It’s been years now since that first visit at the doctor’s. Since that time I have had some semi-regular periods for months at a time (about every 30-40 days) but every now and again I still have to wait up to 4 months for the next flow. Exercising, as I have been warned, has been extra exhausting given that I don’t get the results I am aiming for at an average pace but I try not to put too much pressure on myself when it comes to that. Dieting, on the other hand, has been the trickiest part. I was confused by how I was supposed to lessen my carbohydrate/sugar intake when I was pretty sure I was consuming much less than the average person. You will not find sugar in my coffee or tea and I drink soda only on rare occasions. I would only ever use sugar in baking but when do I ever have the time to bake? And unlike most Filipinos, I never felt the need to have rice with my food every time I eat and I can go months without a serving of rice. Same with potatoes, pasta, and other high-carb staples and I’ve always preferred dark bread over white which I believed at that time to be a better alternative. It was so confusing and I did not know what to eliminate from my daily intake when I know most people feel fine eating all this food and more. But I am not like most people. Not anymore after hearing the truth.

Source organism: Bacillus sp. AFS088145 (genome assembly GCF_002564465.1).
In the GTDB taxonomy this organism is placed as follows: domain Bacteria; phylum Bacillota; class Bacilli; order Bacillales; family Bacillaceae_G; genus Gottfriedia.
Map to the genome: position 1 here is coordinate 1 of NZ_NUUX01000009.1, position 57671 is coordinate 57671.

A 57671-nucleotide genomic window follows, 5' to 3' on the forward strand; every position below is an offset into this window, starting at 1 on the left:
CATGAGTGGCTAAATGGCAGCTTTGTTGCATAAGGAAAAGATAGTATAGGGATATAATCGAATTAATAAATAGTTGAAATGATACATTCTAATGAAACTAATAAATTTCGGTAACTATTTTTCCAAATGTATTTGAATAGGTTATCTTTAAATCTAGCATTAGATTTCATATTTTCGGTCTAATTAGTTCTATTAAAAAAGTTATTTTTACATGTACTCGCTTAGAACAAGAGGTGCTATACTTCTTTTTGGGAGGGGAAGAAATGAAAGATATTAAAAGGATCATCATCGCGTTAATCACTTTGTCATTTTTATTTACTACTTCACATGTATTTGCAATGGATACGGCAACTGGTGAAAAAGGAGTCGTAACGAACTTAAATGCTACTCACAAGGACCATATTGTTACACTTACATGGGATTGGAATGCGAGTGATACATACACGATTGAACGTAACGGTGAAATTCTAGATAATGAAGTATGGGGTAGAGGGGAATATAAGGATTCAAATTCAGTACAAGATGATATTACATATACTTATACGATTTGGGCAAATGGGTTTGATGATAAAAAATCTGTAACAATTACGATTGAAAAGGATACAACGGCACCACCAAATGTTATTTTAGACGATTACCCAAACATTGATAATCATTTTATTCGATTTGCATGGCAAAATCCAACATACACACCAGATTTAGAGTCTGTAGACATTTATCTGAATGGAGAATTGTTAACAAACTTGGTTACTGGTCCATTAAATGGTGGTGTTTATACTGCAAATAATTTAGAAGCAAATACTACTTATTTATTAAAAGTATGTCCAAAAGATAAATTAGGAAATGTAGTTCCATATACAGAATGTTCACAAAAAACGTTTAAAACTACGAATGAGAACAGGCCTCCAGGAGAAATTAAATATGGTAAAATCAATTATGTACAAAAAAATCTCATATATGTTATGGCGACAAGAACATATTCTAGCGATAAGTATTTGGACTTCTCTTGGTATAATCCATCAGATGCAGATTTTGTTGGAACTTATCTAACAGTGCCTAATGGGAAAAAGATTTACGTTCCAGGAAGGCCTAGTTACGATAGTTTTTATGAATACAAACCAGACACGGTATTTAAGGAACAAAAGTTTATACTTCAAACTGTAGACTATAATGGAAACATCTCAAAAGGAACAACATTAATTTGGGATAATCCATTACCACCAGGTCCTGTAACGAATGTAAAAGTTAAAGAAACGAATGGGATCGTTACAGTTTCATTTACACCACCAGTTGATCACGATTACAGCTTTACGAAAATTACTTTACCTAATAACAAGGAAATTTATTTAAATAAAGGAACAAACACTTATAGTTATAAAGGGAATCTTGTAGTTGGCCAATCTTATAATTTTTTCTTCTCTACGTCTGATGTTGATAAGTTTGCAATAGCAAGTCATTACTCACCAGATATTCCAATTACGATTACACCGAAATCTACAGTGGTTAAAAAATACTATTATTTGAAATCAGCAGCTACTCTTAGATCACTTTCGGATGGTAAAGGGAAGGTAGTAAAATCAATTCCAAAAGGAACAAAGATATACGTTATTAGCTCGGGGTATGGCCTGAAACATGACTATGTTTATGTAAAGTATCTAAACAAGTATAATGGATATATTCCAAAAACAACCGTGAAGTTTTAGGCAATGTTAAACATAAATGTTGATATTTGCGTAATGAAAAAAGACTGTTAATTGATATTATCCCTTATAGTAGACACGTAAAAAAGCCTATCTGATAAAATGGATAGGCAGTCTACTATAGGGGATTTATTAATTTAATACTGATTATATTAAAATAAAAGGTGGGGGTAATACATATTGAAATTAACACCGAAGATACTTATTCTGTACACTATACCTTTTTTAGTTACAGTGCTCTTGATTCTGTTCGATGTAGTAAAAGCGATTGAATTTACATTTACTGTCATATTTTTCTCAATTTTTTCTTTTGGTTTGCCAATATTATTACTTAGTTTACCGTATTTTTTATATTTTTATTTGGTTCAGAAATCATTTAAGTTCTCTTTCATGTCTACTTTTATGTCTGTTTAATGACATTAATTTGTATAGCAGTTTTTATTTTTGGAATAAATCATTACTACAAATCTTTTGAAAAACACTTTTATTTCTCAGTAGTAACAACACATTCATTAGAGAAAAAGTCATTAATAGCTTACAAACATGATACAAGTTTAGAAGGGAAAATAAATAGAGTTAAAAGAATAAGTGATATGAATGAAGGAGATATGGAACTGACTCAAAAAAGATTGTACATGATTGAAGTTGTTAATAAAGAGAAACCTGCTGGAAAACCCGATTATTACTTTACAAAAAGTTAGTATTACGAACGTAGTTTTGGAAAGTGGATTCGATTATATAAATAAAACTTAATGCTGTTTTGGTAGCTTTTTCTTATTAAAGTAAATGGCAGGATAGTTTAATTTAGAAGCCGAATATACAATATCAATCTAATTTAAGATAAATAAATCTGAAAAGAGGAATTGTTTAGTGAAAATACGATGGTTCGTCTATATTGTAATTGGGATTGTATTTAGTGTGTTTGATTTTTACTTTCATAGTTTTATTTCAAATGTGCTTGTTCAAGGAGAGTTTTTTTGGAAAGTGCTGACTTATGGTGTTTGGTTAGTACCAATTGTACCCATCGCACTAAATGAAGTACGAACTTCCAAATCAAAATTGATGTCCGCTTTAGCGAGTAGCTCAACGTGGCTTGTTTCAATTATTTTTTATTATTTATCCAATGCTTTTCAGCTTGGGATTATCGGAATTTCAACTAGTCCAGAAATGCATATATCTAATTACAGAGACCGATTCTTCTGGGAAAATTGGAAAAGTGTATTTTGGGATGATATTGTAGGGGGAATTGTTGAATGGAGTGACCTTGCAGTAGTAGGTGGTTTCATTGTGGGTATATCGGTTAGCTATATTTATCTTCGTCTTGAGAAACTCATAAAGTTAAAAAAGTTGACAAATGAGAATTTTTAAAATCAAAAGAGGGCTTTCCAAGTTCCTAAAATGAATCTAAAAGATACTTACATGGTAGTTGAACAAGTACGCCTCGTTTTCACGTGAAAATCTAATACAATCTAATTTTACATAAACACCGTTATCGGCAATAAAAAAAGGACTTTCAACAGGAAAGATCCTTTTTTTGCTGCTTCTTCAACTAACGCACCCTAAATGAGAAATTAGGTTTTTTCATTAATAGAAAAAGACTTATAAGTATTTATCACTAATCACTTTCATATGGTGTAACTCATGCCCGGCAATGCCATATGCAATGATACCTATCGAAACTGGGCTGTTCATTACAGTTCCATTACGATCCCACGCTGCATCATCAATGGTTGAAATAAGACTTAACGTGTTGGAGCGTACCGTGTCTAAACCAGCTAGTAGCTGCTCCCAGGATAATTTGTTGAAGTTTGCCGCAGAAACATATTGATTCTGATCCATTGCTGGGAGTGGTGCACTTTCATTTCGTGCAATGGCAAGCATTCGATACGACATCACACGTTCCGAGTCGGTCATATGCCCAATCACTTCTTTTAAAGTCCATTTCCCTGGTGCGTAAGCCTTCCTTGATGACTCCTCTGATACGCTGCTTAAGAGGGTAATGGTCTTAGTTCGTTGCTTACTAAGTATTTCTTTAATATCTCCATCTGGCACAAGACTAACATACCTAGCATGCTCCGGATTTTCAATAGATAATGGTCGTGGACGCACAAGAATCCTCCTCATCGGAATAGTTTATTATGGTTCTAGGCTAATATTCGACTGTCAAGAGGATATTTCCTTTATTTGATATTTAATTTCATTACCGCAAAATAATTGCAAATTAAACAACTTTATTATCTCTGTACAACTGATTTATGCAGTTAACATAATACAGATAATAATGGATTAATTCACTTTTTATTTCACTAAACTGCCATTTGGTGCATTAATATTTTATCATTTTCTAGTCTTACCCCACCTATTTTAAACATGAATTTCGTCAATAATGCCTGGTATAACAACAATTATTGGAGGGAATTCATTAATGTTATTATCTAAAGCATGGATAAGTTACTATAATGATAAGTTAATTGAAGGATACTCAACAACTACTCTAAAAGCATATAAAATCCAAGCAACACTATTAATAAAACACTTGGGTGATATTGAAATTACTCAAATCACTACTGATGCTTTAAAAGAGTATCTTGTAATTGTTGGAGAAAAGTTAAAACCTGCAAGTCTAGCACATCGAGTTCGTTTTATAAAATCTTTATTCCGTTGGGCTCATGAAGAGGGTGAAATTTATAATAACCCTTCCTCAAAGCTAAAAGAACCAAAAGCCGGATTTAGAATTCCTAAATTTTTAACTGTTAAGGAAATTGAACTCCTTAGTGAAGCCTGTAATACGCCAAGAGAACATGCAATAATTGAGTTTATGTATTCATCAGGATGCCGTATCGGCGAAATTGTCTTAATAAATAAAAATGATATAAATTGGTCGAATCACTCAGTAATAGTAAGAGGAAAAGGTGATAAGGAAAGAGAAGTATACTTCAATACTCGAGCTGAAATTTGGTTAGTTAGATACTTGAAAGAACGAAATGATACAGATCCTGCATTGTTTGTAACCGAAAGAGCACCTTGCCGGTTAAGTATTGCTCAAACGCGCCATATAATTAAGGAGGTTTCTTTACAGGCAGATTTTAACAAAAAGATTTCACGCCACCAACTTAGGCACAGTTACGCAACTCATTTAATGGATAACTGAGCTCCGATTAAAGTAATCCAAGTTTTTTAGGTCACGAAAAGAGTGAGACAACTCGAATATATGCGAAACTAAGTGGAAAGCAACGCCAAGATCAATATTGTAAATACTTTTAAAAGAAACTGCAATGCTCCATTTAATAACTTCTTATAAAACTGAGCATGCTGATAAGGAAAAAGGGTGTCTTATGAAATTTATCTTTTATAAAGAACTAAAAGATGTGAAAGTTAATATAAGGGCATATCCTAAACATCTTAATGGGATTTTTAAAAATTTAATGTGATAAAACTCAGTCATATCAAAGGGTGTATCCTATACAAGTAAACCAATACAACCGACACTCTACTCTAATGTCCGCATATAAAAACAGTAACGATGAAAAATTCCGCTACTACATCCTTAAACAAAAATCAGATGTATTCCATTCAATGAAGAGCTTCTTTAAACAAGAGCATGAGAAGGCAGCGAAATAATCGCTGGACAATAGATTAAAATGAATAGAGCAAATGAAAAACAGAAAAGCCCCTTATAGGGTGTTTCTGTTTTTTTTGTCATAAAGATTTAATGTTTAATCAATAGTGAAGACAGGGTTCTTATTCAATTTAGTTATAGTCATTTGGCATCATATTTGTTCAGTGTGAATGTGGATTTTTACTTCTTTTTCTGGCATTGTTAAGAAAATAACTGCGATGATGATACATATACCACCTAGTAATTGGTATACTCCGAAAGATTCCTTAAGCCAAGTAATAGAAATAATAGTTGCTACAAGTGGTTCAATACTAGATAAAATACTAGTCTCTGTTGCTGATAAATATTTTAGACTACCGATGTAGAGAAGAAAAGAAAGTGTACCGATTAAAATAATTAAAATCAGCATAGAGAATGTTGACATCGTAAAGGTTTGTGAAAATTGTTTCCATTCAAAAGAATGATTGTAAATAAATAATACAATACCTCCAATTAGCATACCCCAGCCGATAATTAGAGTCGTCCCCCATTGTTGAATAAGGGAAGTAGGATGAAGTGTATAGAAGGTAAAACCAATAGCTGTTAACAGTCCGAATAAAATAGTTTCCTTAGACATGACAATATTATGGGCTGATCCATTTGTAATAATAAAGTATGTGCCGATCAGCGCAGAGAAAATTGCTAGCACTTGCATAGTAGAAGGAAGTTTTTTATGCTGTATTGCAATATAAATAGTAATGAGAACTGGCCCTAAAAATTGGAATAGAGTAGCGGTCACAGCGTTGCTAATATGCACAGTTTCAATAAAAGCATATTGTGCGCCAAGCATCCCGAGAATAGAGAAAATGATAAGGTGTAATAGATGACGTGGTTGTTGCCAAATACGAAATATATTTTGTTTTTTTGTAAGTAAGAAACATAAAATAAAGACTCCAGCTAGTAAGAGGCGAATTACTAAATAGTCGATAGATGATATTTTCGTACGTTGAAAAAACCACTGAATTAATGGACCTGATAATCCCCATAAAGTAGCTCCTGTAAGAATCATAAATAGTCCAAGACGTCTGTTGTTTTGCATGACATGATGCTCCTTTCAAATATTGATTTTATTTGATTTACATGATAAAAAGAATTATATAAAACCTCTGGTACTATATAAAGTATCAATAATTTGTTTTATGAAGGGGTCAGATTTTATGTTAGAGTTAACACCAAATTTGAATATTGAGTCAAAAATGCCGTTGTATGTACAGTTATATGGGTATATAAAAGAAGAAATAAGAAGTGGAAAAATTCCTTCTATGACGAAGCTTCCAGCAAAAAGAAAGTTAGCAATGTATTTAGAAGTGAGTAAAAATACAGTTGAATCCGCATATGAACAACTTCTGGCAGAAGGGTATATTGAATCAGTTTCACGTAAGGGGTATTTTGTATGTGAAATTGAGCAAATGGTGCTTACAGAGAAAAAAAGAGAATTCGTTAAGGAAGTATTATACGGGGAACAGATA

Right now I have finally come to a stage where I have accepted my fate and decided to take back control over my body. I understand the risks of PCOS for my health while I age and the best I can do now is to become aware of these and try my hardest to prevent them from happening. My primary goal right now is to get my period every month as a proof that I have been doing all the right things. I am fully focusing on my nutrition now more than ever and I am excited for the results!